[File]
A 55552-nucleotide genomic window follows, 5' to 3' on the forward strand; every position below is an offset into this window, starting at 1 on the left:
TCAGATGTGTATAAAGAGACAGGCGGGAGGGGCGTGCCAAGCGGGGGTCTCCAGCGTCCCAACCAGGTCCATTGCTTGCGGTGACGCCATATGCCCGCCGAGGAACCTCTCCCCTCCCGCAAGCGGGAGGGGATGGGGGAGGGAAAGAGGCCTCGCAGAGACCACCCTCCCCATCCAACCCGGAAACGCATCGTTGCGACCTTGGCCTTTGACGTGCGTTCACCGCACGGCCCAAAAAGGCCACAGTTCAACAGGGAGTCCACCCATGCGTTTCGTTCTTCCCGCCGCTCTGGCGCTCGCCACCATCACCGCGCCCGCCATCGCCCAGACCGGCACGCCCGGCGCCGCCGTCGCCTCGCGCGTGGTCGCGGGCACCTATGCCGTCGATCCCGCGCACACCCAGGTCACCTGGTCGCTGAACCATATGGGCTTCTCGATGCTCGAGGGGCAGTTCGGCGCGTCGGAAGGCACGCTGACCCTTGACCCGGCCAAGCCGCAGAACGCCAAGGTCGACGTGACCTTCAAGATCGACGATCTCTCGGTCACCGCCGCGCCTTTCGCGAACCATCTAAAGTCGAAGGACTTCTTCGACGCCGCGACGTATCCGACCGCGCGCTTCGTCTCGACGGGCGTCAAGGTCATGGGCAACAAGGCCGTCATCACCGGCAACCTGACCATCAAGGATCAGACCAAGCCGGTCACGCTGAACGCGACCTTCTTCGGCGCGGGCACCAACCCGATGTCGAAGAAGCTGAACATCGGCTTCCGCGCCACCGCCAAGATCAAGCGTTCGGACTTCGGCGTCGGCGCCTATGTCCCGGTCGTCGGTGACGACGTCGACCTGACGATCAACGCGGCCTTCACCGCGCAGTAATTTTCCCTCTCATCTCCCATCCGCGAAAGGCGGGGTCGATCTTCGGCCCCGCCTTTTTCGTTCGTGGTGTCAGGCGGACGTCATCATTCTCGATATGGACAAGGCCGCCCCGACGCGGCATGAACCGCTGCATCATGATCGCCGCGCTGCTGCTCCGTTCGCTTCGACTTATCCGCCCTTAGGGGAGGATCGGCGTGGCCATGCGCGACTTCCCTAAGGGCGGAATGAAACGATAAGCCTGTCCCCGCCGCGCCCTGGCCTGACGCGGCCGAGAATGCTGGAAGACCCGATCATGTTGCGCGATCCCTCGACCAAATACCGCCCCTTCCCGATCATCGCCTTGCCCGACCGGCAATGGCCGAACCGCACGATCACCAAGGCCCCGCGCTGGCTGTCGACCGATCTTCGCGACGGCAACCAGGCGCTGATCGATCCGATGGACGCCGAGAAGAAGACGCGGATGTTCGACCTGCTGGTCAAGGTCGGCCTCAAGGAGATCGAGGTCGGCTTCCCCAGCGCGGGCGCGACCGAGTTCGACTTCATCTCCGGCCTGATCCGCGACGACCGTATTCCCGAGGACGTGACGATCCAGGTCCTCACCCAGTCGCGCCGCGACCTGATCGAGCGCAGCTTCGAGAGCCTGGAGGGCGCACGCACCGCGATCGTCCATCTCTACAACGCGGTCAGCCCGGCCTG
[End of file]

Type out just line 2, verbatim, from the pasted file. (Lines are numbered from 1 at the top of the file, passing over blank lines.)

TCAGATGTGTATAAAGAGACAGGCGGGAGGGGCGTGCCAAGCGGGGGTCTCCAGCGTCCCAACCAGGTCCATTGCTTGCGGTGACGCCATATGCCCGCCGAGGAACCTCTCCCCTCCCGCAAGCGGGAGGGGATGGGGGAGGGAAAGAGGCCTCGCAGAGACCACCCTCCCCATCCAACCCGGAAACGCATCGTTGCGACCTTGGCCTTTGACGTGCGTTCACCGCACGGCCCAAAAAGGCCACAGTTCAACAGGGAGTCCACCCATGCGTTTCGTTCTTCCCGCCGCTCTGGCGCTCGCCACCATCACCGCGCCCGCCATCGCCCAGACCGGCACGCCCGGCGCCGCCGTCGCCTCGCGCGTGGTCGCGGGCACCTATGCCGTCGATCCCGCGCACACCCAGGTCACCTGGTCGCTGAACCATATGGGCTTCTCGATGCTCGAGGGGCAGTTCGGCGCGTCGGAAGGCACGCTGACCCTTGACCCGGCCAAGCCGCAGAACGCCAAGGTCGACGTGACCTTCAAGATCGACGATCTCTCGGTCACCGCCGCGCCTTTCGCGAACCATCTAAAGTCGAAGGACTTCTTCGACGCCGCGACGTATCCGACCGCGCGCTTCGTCTCGACGGGCGTCAAGGTCATGGGCAACAAGGCCGTCATCACCGGCAACCTGACCATCAAGGATCAGACCAAGCCGGTCACGCTGAACGCGACCTTCTTCGGCGCGGGCACCAACCCGATGTCGAAGAAGCTGAACATCGGCTTCCGCGCCACCGCCAAGATCAAGCGTTCGGACTTCGGCGTCGGCGCCTATGTCCCGGTCGTCGGTGACGACGTCGACCTGACGATCAACGCGGCCTTCACCGCGCAGTAATTTTCCCTCTCATCTCCCATCCGCGAAAGGCGGGGTCGATCTTCGGCCCCGCCTTTTTCGTTCGTGGTGTCAGGCGGACGTCATCATTCTCGATATGGACAAGGCCGCCCCGACGCGGCATGAACCGCTGCATCATGATCGCCGCGCTGCTGCTCCGTTCGCTTCGACTTATCCGCCCTTAGGGGAGGATCGGCGTGGCCATGCGCGACTTCCCTAAGGGCGGAATGAAACGATAAGCCTGTCCCCGCCGCGCCCTGGCCTGACGCGGCCGAGAATGCTGGAAGACCCGATCATGTTGCGCGATCCCTCGACCAAATACCGCCCCTTCCCGATCATCGCCTTGCCCGACCGGCAATGGCCGAACCGCACGATCACCAAGGCCCCGCGCTGGCTGTCGACCGATCTTCGCGACGGCAACCAGGCGCTGATCGATCCGATGGACGCCGAGAAGAAGACGCGGATGTTCGACCTGCTGGTCAAGGTCGGCCTCAAGGAGATCGAGGTCGGCTTCCCCAGCGCGGGCGCGACCGAGTTCGACTTCATCTCCGGCCTGATCCGCGACGACCGTATTCCCGAGGACGTGACGATCCAGGTCCTCACCCAGTCGCGCCGCGACCTGATCGAGCGCAGCTTCGAGAGCCTGGAGGGCGCACGCACCGCGATCGTCCATCTCTACAACGCGGTCAGCCCGGCCTG